1. I agree with you – I was very surprised they exist in warm weather. Ice and cold is not my thing, even though I live here in SE Michigan.

  7. We made the stop to visit this spot on our Cambria/Hearst Castle trip a few years ago. There were not near as many on the beach at that time, but I do remember the smell, regardless. It really is such a beautiful area, from Cambria to Carmel. We really want to make a return visit.

    1. There seems to be three distinct times of the year that the seals are on the beach en masse and, fortunately for us, October was one of them. It was quite a sight to see so many all at once. That drive – Cambria to Carmel – is one of my favorite road trips too.

  8. I found this fascinating Janis as I’ve never seen anything like this in Australia. We do have the baby turtle migration up North when turtles lay their eggs on the beach and then when they hatch hundreds of baby turtles try to make it to the ocean with being eaten by predators. Nature is so fascination isn’t it?

    1. I’ve seen videos of the turtle hatchings but I’ve never witnessed it in person. I would love to see that sight (except that I’d probably be running around trying to protect them from their predators).

      1. I haven’t seen them either except on TV but I would love to. I have seen the Fairy Penguins at Philip Island returning to their nests at night – so cute

  9. I didn’t know about this rookery but will certainly keep it in mind when we next venture in that direction. Thanks!

  10. That’s a nice twist on the topic, Janis! 🙂 We are familiar with the rookery, which we stopped at in 2005, on our way to Mexicoin our previous RV. I managed to take some really cool close-ups. Things might have changed since then, because I don’t remember viewpoints and boardwalks.

  11. Janis – so much fun to see a post from my own backyard! We check-in on the rookery a couple times a year, and on Christmas Day, most of the population of the central Cal coast was there with us. Fun place! I hope you got to hear some of the protests and challenges from the males. What sounds they make! – Susan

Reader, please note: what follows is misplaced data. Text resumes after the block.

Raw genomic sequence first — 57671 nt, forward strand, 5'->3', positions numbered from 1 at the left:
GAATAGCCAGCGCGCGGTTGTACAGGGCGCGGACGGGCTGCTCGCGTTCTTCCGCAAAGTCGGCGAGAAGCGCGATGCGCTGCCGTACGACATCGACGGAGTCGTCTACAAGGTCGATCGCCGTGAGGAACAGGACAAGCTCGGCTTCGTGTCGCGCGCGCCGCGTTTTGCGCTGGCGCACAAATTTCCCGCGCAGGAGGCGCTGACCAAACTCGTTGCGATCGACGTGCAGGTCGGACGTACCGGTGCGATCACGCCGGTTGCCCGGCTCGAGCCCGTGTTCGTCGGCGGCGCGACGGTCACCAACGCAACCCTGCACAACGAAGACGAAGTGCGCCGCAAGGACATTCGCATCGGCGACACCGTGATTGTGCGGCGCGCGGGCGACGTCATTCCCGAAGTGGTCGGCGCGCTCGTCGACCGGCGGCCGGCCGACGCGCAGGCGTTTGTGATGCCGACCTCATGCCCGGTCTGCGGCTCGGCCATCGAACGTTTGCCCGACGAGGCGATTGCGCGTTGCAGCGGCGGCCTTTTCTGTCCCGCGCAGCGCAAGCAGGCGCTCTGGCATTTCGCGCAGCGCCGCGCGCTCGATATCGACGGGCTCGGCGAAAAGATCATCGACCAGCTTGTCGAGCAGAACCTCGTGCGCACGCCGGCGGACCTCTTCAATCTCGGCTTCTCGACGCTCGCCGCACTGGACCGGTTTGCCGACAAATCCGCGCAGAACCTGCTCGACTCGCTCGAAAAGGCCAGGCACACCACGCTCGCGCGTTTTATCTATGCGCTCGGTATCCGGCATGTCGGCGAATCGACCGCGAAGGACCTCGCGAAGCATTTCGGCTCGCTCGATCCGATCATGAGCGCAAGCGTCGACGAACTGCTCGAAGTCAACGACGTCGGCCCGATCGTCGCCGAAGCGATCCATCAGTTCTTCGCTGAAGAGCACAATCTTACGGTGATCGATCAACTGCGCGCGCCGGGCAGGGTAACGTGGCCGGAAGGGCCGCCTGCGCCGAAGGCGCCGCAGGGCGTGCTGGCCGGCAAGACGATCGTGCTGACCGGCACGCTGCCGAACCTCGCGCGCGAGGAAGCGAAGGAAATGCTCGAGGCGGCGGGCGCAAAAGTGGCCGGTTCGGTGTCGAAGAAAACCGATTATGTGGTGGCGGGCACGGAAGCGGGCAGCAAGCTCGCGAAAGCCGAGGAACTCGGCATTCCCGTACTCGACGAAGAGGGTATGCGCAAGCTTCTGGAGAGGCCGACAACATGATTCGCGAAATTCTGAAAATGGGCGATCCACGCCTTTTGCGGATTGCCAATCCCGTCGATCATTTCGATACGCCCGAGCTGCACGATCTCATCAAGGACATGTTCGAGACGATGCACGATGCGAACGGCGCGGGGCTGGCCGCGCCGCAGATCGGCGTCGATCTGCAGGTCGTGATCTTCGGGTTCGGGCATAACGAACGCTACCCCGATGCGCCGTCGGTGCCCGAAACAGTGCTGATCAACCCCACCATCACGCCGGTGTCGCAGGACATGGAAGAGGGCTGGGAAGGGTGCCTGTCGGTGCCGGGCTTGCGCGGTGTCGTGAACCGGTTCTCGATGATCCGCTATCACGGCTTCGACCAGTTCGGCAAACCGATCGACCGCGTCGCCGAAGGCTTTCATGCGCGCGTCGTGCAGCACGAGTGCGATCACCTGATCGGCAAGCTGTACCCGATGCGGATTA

1. We saw a little of that but I think it may have been “play-acting” of juvenile males, not the real thing. I guess the big bull challenges peak in December when you – and the whole population of the central Cal coast – were there. That must be a sight!

    1. I feel the same way when I see pictures of flamingos or alligators in their natural habitat… I think of them as “zoo animals” which, of course, they really aren’t. Maybe someday you can see the seals hanging out on their beach!

  12. You mentioned the word, ‘aroma,’ and it got my curiosity up on what exactly you were referring to – the baking seals on the sandy beach or the salty mixture of wet seal skin against crowded beached seals or???
    Like watching cooking shows on media – photos don’t emit any aromas.

    1. Haha! Be glad that my blog isn’t a scratch and sniff! I think the aromas are part wet seal, part normal bodily functions, part lots of bodies in one place. It’s really not that bad… worth the smells to get to watch these interesting creatures.

  13. I have driven Highway 1 along this section of the California Coast a few times, the most recent being in 2000. (Wow, has it been that long? Time flies!) On that trip, we stopped and saw the elephant seals. I certainly do remember the aroma. I also bought a T-shirt that said “I survived Highway 1.” It had a cartoon on it of frantic tourists experiencing rockslides, and veering off hairpin turns on high cliffs and crashing into the sea. In fact, I probably still have that T-shirt in the bottom of a drawer somewhere.


    1. I heard that they are planning on – finally – opening up the whole stretch of Highway 1 in late summer after a section was closed a while ago due to a landslide. The people who live there full time enjoyed the peace and quiet… but probably are happy to get the tourist dollars flowing again.